There are shadows of what may be, in the parallels to Clay and Ash, and they’re a thing of angsty, dark beauty. In Clay, we see the aftermath of a childhood with an often-absent father. We see how Clay’s been affected by this, how it has shaped him. Michael is currently being shaped by his own sense of loss. The separation of his parents is in early – and confusing – stages. It would be quite interesting to see Clay give Jason a few words of wisdom on this subject in later episodes. Even if it’s unintentional, but just a scene, or two, where another man’s son offers insight to an absent father.

Has there been any “further evolution” to Alana and Jason’s relationship? You betcha. Clearly Jason following up on Nate’s burner phone has earned him points with Alana. And by points, I mean sex. I assume this means they’re having dinner together a lot more too…

 “I feel like I’m fifteen again and we’re in the back of your uncle’s truck.”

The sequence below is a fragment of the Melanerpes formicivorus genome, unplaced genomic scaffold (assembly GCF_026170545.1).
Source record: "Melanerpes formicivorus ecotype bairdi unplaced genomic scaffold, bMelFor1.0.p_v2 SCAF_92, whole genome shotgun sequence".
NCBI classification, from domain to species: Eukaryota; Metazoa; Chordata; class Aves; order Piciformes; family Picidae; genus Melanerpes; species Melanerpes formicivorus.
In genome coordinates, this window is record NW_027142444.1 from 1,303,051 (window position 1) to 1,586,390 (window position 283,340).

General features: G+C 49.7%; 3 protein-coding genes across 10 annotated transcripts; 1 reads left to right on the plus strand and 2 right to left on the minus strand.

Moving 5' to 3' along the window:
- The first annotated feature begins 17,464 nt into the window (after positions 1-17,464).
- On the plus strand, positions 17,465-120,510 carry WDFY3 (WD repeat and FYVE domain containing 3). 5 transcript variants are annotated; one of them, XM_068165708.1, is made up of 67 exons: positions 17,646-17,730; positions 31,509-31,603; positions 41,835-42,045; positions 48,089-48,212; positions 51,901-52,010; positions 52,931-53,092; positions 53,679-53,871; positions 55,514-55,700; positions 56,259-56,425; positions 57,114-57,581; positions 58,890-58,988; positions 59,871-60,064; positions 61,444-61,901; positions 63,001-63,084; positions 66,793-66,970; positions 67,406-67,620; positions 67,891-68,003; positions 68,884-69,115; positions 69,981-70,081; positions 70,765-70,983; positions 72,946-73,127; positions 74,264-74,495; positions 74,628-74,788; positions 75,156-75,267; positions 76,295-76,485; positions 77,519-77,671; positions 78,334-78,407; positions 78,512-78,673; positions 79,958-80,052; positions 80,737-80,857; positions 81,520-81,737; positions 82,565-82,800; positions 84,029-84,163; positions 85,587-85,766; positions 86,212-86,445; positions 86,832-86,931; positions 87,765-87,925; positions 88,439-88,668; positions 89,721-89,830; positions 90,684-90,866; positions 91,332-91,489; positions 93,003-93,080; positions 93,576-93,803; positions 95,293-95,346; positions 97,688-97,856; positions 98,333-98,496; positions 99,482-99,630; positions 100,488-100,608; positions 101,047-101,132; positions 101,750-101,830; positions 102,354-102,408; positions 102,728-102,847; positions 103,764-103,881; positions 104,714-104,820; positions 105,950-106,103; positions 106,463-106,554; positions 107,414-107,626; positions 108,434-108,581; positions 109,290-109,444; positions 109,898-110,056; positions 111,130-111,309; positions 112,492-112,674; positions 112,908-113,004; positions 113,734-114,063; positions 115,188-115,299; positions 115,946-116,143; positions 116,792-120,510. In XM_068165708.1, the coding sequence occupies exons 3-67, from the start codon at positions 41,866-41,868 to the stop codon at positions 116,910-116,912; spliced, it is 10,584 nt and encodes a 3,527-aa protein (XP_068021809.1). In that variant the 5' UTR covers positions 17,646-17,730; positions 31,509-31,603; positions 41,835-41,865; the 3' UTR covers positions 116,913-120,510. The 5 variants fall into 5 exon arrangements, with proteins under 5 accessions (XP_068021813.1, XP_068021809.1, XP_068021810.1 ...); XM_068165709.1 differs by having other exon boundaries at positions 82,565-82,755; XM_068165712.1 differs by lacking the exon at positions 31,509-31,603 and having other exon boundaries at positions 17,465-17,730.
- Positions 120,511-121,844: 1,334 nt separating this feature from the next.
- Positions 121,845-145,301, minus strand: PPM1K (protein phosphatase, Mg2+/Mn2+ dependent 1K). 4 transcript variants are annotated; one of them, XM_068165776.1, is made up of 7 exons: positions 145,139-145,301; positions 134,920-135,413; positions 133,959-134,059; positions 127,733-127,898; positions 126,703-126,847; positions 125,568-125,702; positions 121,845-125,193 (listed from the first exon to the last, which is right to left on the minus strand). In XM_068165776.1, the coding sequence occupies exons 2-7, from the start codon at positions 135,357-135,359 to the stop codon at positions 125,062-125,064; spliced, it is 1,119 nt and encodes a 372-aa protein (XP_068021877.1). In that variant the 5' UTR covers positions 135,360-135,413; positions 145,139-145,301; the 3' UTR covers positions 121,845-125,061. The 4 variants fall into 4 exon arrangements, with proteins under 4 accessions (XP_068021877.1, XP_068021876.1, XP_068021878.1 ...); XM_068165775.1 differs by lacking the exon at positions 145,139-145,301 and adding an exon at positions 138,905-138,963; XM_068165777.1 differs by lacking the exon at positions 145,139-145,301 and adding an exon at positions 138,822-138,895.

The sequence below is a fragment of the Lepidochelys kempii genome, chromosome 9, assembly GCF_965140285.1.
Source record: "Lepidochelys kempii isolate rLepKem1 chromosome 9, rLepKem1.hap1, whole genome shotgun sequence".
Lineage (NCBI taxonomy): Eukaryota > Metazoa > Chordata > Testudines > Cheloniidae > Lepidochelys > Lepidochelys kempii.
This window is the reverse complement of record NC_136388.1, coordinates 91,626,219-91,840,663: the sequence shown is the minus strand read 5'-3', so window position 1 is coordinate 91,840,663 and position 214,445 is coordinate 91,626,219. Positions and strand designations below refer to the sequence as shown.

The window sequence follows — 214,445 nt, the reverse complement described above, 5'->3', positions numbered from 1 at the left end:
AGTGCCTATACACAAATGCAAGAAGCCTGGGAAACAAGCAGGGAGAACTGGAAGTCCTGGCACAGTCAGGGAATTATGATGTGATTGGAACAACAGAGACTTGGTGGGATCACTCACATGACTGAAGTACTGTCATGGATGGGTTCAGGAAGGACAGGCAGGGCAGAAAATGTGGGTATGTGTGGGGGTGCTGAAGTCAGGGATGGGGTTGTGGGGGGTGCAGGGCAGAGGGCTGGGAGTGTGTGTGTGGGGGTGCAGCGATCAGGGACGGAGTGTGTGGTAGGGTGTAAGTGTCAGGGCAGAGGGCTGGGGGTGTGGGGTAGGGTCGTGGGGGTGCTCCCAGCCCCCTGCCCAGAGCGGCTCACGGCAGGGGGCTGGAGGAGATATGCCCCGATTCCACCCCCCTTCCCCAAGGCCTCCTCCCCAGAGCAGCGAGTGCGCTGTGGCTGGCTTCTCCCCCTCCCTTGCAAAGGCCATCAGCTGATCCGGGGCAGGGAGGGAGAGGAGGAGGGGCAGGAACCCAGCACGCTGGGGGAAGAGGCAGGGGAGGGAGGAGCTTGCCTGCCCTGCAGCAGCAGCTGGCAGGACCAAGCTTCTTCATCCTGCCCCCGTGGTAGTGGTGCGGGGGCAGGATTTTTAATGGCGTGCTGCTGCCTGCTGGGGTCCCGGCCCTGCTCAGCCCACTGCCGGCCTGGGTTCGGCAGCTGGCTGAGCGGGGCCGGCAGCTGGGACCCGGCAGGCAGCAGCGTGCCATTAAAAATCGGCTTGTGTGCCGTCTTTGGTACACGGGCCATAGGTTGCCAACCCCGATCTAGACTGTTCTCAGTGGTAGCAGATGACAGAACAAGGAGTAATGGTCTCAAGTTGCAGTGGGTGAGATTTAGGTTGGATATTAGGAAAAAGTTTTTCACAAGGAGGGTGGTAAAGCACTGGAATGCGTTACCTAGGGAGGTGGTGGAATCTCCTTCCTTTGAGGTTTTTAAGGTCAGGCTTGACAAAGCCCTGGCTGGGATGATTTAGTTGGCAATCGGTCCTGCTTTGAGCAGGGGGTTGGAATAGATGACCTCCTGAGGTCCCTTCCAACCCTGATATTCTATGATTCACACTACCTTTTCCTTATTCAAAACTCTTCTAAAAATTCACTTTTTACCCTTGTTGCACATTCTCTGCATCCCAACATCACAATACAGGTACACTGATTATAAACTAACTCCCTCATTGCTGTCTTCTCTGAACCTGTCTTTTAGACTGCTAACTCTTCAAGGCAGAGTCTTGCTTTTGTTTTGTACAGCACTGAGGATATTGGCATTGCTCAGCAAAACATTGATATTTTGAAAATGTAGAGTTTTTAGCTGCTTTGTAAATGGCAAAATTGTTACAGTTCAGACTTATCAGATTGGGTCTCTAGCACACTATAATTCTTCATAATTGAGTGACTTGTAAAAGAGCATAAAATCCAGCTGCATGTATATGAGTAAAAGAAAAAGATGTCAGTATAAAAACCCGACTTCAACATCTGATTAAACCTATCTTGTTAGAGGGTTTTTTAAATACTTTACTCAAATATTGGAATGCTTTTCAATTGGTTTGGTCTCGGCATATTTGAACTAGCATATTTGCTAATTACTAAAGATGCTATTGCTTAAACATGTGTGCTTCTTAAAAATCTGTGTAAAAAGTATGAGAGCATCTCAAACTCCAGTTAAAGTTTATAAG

“You still look the same,”
Jason tells her.
“Yeah, that’s kind of the problem,” Alana replies. “You look the same too, but you’re not.”

Oh, but the worst is yet to come:

“Jason, when you first started deploying. Hard as it was to have you gone all those months, it was worth it, ‘cause I knew you’d be back. Then somewhere in there, you stopped coming back.”

I just got slayed by the writers, and by Michaela McManus’ heart-breaking delivery of the lines.

I ship these two, but I’m incredibly torn, because right now? They’re doomed to fail. I can see they’re both going to haul me through the emotional wringer this season. Tiny steps forward, and bucket-loads of angst.


In 1994, Luka Baljic (Zoran Radanovich), the Butcher of Travnik, executed Bosnian Muslim civilians, and Oliver Carter’s been working towards catching him ever since. There’s intel he’s been supplying the Taliban with .50 cal armor-piercing sniper rifles, so the director’s green-lit the mission to go get him. He killed in Travnik, and more recently in Kandahar, and if they don’t get him this time, he’s going to do it again. The pressure is on.

Oliver’s on Mandy’s case – about her love-life. Because telling a successful, career-minded woman to get out and date is going to earn brownie points? But he’s sniffing around her personal life because he needs to use someone to make this mission a success. She jumps at the opportunity, and it’s on.

Taking Baljic out at the hotel isn’t an option, waiting to get him out in the street might take too long, so they’re going to “hit him in transit, vehicle to vehicle,” Hayes decides.